Outside of advocacy, I saw you were a research assistant at the Boundaries of Anxiety & Depression Lab, could you tell me about your work there?
On the academic side, it’s definitely a complete switch–up, but I really enjoy the research side of things. Neuroscience and psychology are my passions, and I’ve been studying those for four years now, so it’s nice that I can actually understand what’s happening.
I’ve been doing a lot of work. I’m actually going to Seattle for a conference next week to talk about the way in which we're constantly learning new things about anxiety and depression. Specifically, my work revolves around looking at comorbid anxiety and depression and observing the differences in extraversion. Also, seeing the ways in which excitement–seeking, and all these different facets of depression have different severity levels and different correlations with the ways in which anxiety and depression are distinct.
How do you plan on staying involved with mental health advocacy after you graduate?
I hope to work in a psychiatric office next year during my gap year. I really want to make sure that my life mission is not just being committed towards psychiatry and therapy. I want to be sure to keep in mind that there is always work you can do on the ground too.
So making sure the skills that I have learned from college and beyond, and the workshops I’ve been able to host, and the people I’ve been able to talk to, continue to be a part of my life outside of Penn. I think that’s going to be something that you have to constantly work towards and make time for, but self–care is always, always the best.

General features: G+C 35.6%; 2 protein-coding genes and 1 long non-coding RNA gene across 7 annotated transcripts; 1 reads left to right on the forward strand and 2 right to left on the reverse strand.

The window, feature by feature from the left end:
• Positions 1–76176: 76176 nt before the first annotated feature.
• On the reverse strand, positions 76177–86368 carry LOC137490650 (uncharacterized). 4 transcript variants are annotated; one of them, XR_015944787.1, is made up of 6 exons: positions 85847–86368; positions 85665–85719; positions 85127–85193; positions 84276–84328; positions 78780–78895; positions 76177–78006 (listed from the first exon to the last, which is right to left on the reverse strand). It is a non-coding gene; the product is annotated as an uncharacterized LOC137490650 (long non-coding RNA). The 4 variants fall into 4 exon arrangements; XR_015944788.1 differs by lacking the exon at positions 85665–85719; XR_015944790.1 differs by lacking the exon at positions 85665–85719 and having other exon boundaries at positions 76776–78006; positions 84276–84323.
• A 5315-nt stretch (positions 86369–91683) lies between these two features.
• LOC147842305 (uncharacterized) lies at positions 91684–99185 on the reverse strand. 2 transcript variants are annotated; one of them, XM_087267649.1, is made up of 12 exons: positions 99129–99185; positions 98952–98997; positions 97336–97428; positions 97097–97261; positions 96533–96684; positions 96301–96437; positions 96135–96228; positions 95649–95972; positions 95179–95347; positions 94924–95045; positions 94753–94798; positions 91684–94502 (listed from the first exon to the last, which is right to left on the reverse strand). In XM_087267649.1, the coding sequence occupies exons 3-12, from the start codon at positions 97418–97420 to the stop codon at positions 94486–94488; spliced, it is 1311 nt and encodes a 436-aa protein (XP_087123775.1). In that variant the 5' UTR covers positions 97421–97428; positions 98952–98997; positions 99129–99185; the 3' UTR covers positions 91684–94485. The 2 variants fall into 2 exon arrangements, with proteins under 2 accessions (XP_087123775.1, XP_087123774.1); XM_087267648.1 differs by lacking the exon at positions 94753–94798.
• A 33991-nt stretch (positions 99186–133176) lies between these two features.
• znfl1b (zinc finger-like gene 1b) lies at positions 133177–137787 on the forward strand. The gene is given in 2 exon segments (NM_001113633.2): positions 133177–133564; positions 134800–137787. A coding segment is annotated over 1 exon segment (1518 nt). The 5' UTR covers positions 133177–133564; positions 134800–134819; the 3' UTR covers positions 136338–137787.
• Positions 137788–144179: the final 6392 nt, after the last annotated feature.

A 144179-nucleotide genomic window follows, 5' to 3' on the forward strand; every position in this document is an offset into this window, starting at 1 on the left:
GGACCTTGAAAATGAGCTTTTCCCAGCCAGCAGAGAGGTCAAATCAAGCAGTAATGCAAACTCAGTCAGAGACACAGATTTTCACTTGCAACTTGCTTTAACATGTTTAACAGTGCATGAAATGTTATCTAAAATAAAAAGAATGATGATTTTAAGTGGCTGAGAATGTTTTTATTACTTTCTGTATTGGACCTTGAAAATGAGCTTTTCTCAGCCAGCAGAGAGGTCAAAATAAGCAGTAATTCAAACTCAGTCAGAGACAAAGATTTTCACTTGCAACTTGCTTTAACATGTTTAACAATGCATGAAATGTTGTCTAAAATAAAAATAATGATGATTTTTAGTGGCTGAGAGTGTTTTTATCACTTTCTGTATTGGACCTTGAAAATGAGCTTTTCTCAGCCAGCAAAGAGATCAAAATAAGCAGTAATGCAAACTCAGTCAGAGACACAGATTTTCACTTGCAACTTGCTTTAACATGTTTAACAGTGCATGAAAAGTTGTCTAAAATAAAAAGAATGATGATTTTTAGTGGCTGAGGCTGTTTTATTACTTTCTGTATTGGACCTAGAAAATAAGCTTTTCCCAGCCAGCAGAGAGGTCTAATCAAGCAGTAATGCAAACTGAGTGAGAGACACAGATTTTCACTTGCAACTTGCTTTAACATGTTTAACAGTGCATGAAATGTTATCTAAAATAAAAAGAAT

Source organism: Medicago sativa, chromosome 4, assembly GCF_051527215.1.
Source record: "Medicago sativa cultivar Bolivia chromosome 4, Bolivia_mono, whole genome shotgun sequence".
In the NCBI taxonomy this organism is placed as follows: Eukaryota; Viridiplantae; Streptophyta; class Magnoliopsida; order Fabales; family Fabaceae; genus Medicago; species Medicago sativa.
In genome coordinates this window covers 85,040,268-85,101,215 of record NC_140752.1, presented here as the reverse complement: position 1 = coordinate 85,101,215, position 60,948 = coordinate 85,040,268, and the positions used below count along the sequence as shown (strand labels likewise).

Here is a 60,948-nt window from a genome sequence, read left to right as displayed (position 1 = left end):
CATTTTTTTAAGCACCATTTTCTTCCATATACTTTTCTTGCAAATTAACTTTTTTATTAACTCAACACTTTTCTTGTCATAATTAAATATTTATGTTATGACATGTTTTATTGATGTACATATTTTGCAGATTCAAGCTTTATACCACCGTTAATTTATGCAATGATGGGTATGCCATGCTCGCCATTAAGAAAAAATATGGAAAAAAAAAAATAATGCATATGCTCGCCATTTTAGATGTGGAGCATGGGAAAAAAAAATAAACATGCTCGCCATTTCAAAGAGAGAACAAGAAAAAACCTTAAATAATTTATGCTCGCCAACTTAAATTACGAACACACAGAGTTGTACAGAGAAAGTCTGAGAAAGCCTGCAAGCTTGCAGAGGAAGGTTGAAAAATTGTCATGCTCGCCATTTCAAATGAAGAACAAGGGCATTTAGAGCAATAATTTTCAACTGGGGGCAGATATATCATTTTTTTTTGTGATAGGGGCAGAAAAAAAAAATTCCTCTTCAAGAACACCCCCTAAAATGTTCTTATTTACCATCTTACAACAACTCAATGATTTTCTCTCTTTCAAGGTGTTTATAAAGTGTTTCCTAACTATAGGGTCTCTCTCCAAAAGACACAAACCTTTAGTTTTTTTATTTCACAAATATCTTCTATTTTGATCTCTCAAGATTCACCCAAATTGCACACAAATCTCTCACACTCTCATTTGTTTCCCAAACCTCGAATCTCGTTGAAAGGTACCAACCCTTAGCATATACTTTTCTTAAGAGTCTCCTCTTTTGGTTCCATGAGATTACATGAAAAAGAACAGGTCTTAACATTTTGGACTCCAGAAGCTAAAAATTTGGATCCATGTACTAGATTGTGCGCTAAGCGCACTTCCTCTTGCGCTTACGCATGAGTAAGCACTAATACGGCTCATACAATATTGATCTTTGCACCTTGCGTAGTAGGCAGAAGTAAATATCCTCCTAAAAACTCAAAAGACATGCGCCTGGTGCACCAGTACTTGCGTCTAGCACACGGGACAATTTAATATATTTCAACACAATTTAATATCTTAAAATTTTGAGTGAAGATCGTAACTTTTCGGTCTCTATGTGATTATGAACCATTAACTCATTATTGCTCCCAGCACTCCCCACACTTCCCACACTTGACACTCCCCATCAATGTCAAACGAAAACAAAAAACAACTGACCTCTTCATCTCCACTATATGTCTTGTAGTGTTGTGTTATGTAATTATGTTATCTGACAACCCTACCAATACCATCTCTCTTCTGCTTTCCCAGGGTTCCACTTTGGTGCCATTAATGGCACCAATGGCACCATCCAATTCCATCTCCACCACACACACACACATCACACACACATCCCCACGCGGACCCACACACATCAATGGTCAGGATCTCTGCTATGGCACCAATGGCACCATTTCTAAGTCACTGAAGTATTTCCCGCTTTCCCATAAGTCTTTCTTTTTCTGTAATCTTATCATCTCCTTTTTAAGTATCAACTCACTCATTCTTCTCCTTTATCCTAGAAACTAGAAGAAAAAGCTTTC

Could you tell me a bit about your academic interests surrounding Asian American Studies and Urban Studies here at Penn?
Coming into Penn and college in general, I was very unaffiliated with my Asian American identity. I didn’t really even see myself as Asian and I learned so much in the first year from just taking an Asian American Studies class. It is probably one of my favorite programs here at Penn. It’s the best department, hands down. By just taking one class, it pushed me to minor in it.
I also felt like I was able to discover so much of my queer identity as well through that. Taking an Asian American gender and sexuality course and coming to Penn after just coming out at the end of high school was so important. It was so important to understand the intersectionality and how my experiences are very different from other people’s experiences, but also how I can find commonalities. So overall, I think it was really, really, vital to my progression as an Asian American and I feel much more solidified.
You clearly have a very busy schedule, what do you do to get a break from it all?
My God, happy hours with my best friends, always a great way. I’m heading to happy hour right after this. But honestly, I enjoy just taking a break and relaxing in the moment. I don’t sleep much, which is unfortunate, but I think spending time with my best friends and all the people in my life makes me feel more at peace and makes the work I do worth it.
Favorite food truck at Penn? Lyn’s
Dream vacation spot? The Maldives
Favorite study spot on campus? The tables above Van Pelt that overlook College Green
No–skip album? Renaissance by Beyonce
There’s two kinds of people at Penn… Type A people and Type B people
And you are? Type A
This interview has been edited and condensed for clarity.